11. repec:ilo:ilowps:487305 is not listed on IDEAS
    12. World Bank, 2015. "The Gambia -- Policies to Foster Growth," World Bank Publications - Reports 22382, The World Bank Group.
    13. Ndoricimpa, Arcade & Osoro, Nehemiah & Kidane, Asmerom, 2016. "Threshold effects of inflation on economic growth in selected African regional economic communities: Evidence from a dynamic panel threshold modeling," Applied Econometrics, Russian Presidential Academy of National Economy and Public Administration (RANEPA), vol. 41, pages 5-23.
    14. Shang-Jin Wei, 1991. "Anticipations of foreign exchange volatility and bid-ask spreads," International Finance Discussion Papers 409, Board of Governors of the Federal Reserve System (U.S.).
    15. Bollers, Elton & Pile, Dennis, 2015. "The Nexus between Remittances and Economic Growth: Empirical Evidence from Guyana," MPRA Paper 67756, University Library of Munich, Germany.
    16. Zongxin Qian & Qian Luo, 2016. "Regime-Dependent Determinants of China’s Sovereign Credit Default Swap Spread," Emerging Markets Finance and Trade, Taylor & Francis Journals, vol. 52(1), pages 10-21, January.
    17. Ding Ding & Mr. Werner Schule & Ms. Yan M Sun, 2014. "Cross-Country Experience in Reducing Net Foreign Liabilities: Lessons for New Zealand," IMF Working Papers 2014/062, International Monetary Fund.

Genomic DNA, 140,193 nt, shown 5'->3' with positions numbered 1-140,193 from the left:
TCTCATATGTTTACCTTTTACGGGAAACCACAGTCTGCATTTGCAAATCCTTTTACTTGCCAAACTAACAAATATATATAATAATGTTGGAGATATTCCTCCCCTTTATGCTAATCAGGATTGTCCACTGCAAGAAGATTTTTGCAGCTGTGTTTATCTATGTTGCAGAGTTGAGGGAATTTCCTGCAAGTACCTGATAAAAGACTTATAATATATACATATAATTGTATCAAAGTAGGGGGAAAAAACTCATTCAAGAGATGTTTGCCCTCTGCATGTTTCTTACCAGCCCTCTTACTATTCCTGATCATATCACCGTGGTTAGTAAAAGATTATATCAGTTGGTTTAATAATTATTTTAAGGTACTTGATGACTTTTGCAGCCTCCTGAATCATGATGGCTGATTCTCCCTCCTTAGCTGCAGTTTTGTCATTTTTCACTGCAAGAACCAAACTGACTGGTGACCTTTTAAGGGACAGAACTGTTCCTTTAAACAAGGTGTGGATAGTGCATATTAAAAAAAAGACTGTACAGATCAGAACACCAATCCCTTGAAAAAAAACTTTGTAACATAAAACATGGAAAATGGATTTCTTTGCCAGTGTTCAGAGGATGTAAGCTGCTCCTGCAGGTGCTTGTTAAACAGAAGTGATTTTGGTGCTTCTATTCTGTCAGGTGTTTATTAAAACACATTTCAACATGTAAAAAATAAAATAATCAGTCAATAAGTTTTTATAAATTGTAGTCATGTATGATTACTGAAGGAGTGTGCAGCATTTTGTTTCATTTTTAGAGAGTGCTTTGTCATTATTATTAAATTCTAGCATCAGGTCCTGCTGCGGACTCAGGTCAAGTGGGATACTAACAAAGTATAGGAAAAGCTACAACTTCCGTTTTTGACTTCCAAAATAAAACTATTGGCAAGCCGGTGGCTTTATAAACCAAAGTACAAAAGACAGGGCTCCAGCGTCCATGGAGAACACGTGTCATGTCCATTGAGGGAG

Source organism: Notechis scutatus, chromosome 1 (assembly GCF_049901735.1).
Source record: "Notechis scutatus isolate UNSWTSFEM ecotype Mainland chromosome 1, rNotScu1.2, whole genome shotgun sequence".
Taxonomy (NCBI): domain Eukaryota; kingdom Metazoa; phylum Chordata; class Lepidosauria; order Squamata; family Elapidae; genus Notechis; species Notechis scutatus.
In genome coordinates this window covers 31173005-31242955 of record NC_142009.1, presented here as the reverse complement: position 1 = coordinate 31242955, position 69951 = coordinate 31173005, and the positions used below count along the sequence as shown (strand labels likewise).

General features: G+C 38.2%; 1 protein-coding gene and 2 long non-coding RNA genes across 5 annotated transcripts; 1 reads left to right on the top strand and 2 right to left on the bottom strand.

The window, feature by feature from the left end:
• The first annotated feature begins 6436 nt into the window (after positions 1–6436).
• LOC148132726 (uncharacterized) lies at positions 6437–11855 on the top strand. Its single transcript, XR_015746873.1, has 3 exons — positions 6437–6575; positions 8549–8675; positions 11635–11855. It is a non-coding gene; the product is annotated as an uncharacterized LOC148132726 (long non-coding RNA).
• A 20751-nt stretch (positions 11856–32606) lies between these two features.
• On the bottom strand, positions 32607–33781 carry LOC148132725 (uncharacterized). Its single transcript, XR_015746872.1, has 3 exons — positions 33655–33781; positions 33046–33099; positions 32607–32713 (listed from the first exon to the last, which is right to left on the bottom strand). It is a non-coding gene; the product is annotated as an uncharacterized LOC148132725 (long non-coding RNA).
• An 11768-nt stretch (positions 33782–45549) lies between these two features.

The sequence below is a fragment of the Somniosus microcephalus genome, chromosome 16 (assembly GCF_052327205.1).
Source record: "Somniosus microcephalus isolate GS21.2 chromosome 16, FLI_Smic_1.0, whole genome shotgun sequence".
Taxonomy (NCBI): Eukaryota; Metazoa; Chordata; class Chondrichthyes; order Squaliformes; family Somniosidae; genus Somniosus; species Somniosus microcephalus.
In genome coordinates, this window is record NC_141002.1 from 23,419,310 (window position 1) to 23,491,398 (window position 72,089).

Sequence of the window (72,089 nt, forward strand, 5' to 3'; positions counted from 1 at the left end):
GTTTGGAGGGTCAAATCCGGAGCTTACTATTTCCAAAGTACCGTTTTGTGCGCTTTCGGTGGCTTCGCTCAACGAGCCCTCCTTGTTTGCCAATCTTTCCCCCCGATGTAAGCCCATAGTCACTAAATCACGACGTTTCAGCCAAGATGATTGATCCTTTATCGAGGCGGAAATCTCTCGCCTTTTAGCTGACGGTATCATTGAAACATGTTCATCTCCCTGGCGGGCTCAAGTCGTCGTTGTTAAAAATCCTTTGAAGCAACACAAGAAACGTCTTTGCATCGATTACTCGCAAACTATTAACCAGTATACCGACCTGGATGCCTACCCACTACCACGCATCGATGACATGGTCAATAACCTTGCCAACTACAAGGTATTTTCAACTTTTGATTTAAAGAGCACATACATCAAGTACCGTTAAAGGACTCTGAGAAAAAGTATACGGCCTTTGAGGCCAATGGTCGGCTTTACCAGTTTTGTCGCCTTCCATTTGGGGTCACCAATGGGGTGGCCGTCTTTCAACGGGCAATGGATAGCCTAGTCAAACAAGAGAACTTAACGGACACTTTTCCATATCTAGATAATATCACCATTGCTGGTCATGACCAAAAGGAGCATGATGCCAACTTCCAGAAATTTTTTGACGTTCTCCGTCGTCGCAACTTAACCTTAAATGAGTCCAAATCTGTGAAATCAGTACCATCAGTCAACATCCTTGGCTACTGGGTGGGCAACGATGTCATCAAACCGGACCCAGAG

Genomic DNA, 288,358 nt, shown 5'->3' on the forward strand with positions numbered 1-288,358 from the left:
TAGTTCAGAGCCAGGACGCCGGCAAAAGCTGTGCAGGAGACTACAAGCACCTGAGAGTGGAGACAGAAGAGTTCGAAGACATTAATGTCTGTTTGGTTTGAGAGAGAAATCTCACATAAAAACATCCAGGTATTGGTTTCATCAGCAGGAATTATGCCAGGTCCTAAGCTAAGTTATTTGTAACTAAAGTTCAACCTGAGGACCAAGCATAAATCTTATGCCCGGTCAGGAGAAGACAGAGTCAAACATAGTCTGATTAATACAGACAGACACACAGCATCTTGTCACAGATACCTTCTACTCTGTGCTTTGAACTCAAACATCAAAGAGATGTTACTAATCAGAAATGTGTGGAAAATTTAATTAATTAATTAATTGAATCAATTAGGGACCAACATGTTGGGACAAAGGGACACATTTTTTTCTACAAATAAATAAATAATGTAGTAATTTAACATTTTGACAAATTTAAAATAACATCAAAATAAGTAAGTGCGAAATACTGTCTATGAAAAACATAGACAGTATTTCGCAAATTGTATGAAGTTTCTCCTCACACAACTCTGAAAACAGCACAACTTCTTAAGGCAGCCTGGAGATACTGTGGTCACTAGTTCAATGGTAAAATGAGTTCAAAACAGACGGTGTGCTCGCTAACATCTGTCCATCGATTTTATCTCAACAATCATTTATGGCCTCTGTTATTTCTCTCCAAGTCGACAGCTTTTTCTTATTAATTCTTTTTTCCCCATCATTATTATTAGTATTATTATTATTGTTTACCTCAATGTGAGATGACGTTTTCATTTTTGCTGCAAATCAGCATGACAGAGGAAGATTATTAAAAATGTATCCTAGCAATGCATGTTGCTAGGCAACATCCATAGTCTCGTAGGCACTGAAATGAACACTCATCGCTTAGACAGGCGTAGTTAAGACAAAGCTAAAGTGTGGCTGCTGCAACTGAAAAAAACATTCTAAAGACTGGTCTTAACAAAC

18. Ms. Chie Aoyagi & Alistair Munro, 2019. "Guilt, Gender, and Work-Life Balance in Japan: A Choice Experiment," IMF Working Papers 2019/261, International Monetary Fund.
    19. José Roberto Afonso & Eliane Cristina Araújo, 2014. "Institutions for Macro Stability in Brazil: Inflation Targets and Fiscal Responsibility," Global Development Institute Working Paper Series iriba_wp07, GDI, The University of Manchester.
    20. Meixing Dai, 2011. "Motivations and strategies for a real revaluation of the Yuan," Working Papers of BETA 2011-23, Bureau d'Economie Théorique et Appliquée, UDS, Strasbourg.
    21. Ms. Edda Zoli & Hou Wang & Mr. Douglas Laxton, 2018. "A New Strategy for Korea’s Fiscal Policy in a Low Growth Environment," IMF Working Papers 2018/091, International Monetary Fund.

    More about this item